I bring a unique blend of practical experience from biochemistry, technology, big data, academic knowledge, and leadership skills, coupled with a drive for innovation and collaboration. My dedication to advancing proteomics and multi-omics globally makes me an ideal candidate for the HUPO Council. I look forward to the opportunity to contribute to HUPO's mission and the broader proteomics community.
Professor, University of California, Irvine, USA
Dr. Lan Huang is Professor of Physiology & Biophysics in the School of Medicine, University of California, Irvine. Her research focuses on developing novel, integrated mass spectrometry-based-proteomic strategies to characterize macromolecular protein complexes and understand their functions, particularly those in the ubiquitin-proteasome system.
During the last two decades, the Huang lab has developed a number of novel methodologies to capture, purify and quantify protein-protein interactions in living cells. She has pioneered the development of sulfoxide-containing MS-cleavable cross-linkers (e.g. DSSO), and thus established a robust cross-linking mass spectrometry (XL-MS) platform that enables the elucidation of interaction networks and structural topologies of proteomes in vitro and in vivo. The strategies developed by her group have proven highly effective as general proteomic tools for studying protein-protein interactions and protein complexes. She has successfully translated her research findings into practical applications, receiving multiple patents and commercializing reagents that have a made a substantial impact in the scientific community.
Through her career, Dr. Huang has been intensely involved in various services in the mass spectrometry and proteomics communities. She has served on a number of committees for multiple professional societies including ASMS, ASBMB, US HUPO and CASMS organizations, and has been the President of CASMS for 2021-2023. She also serves as an Ad hoc reviewer for many journals and funding agencies. In addition, she has served as co-organizers for many international conferences including US HUPO annual meetings, ASMS Sanibel meeting, Gordon conferences, and CASMS annual conferences. She has been and Editorial Board member of Molecular & Cellular Proteomics since 2007 and an Associate Editor of FASEB BioAdvances since 2019. She has a strong commitment to advancing proteomics and a passion for fostering collaboration and innovation, and is eager to actively participate and contribute to the continued growth and success of HUPO.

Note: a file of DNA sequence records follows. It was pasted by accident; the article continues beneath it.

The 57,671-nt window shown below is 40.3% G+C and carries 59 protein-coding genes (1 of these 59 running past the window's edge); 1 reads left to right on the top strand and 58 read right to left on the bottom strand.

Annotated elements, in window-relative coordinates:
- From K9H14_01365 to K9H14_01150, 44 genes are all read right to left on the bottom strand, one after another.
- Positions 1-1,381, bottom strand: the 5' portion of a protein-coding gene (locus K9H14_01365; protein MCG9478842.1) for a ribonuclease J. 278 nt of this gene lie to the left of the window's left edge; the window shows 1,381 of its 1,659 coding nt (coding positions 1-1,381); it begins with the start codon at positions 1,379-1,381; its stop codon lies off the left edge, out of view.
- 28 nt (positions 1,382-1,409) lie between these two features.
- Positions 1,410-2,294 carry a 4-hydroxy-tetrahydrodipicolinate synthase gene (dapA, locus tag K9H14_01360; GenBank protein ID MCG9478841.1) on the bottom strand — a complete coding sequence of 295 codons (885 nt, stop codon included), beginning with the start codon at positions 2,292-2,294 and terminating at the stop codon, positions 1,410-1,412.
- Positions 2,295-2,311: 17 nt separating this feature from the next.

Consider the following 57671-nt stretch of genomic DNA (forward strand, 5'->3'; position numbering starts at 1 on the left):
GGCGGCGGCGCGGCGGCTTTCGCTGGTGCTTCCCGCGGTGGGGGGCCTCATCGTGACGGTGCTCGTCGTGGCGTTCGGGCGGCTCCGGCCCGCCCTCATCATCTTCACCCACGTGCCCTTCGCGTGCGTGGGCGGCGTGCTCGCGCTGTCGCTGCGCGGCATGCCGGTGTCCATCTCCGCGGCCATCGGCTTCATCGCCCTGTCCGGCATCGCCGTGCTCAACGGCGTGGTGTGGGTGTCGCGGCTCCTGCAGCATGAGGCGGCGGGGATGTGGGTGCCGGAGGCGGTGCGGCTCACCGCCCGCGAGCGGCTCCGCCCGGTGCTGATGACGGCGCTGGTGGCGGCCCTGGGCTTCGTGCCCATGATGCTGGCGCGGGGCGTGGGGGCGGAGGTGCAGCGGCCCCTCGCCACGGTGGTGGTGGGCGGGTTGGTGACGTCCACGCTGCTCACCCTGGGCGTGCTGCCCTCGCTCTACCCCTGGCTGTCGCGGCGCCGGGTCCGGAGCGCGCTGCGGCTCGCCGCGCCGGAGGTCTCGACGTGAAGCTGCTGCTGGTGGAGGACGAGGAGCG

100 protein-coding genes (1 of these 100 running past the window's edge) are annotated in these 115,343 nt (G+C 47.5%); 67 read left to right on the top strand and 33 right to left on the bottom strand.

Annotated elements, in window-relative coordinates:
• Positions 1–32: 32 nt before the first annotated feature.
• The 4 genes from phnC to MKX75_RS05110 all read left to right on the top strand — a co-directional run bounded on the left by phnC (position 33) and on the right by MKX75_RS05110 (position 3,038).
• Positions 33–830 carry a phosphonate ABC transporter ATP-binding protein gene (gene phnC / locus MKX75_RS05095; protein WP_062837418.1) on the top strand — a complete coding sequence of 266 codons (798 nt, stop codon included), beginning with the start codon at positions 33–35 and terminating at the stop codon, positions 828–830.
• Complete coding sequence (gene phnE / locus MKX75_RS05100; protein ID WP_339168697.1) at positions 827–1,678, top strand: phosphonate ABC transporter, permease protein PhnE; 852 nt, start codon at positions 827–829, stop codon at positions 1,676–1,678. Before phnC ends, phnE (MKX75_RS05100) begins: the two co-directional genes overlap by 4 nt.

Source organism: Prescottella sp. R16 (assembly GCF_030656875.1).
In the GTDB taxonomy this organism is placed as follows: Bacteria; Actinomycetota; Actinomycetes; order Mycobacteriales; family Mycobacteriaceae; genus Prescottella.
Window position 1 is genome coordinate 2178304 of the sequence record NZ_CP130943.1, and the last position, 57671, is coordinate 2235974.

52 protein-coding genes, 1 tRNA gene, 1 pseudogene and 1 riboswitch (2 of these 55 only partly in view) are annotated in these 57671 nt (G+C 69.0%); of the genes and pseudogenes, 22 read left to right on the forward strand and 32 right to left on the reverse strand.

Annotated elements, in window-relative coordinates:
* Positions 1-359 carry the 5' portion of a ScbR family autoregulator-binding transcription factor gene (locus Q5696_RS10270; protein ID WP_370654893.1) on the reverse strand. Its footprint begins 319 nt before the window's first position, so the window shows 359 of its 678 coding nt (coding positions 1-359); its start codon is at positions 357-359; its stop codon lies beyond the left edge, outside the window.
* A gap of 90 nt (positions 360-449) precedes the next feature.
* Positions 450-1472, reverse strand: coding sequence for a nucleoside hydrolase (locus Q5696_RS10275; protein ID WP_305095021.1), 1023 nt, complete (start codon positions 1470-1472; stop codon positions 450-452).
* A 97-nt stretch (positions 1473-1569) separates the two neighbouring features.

Professor, Senior Scientist, University of Toronto, Princess Margaret Cancer Centre, Canada
Thomas Kislinger received his MSc in Analytical Chemistry from the University of Munich, Germany (1998). He completed his PhD in 2001, investigating the role of Advanced Glycation Endproducts in diabetic vascular complications at the University of Erlangen, Germany and Columbia University, New York. Between 2002 and 2006 he completed a post-doctoral fellowship at the University of Toronto. In 2006 he joined the Princess Margaret Cancer Centre as an independent investigator. Dr. Kislinger is a Senior Scientist at the Princess Margaret Cancer Centre and a Professor and Chair at the University of Toronto in the Department of Medical Biophysics. Dr. Kislinger serves as Associate Editor for the Journal of Proteome Research. The Kislinger lab applies proteomics technologies to translational and basic cancer biology. This includes the development of novel proteomics methodologies, identification of liquid biopsy signatures and the molecular identification of novel cell surface markers.
Qing Kay Li
Professor, The Johns Hopkins University, USA